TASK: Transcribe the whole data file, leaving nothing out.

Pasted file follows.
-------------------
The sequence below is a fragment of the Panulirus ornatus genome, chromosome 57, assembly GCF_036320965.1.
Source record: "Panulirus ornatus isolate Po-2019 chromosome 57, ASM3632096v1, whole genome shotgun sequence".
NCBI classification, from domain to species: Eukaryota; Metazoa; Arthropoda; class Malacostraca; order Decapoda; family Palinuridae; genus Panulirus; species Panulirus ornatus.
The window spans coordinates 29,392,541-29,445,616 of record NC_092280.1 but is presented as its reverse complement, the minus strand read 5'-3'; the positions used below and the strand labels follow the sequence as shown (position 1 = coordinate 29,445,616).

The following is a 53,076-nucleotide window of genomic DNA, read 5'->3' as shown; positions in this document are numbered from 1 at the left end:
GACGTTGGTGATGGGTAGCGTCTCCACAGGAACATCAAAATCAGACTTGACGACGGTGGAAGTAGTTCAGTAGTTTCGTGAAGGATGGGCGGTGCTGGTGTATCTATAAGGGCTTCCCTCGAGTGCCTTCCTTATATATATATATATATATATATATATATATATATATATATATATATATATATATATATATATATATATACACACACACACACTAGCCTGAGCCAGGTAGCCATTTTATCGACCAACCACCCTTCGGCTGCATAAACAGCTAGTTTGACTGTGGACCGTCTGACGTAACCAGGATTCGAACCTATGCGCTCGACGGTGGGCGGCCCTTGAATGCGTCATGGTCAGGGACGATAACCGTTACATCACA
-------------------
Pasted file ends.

The sequence below is a fragment of the Panulirus ornatus genome, chromosome 57, assembly GCF_036320965.1.
Source record: "Panulirus ornatus isolate Po-2019 chromosome 57, ASM3632096v1, whole genome shotgun sequence".
NCBI classification, from domain to species: Eukaryota; Metazoa; Arthropoda; class Malacostraca; order Decapoda; family Palinuridae; genus Panulirus; species Panulirus ornatus.
The window spans coordinates 29,392,541-29,445,616 of record NC_092280.1 but is presented as its reverse complement, the minus strand read 5'-3'; the positions used below and the strand labels follow the sequence as shown (position 1 = coordinate 29,445,616).

The following is a 53,076-nucleotide window of genomic DNA, read 5'->3' as shown; positions in this document are numbered from 1 at the left end:
GACGTTGGTGATGGGTAGCGTCTCCACAGGAACATCAAAATCAGACTTGACGACGGTGGAAGTAGTTCAGTAGTTTCGTGAAGGATGGGCGGTGCTGGTGTATCTATAAGGGCTTCCCTCGAGTGCCTTCCTTATATATATATATATATATATATATATATATATATATATATATATATATATATATATATATATATATATACACACACACACACTAGCCTGAGCCAGGTAGCCATTTTATCGACCAACCACCCTTCGGCTGCATAAACAGCTAGTTTGACTGTGGACCGTCTGACGTAACCAGGATTCGAACCTATGCGCTCGACGGTGGGCGGCCCTTGAATGCGTCATGGTCAGGGACGATAACCGTTACATCACA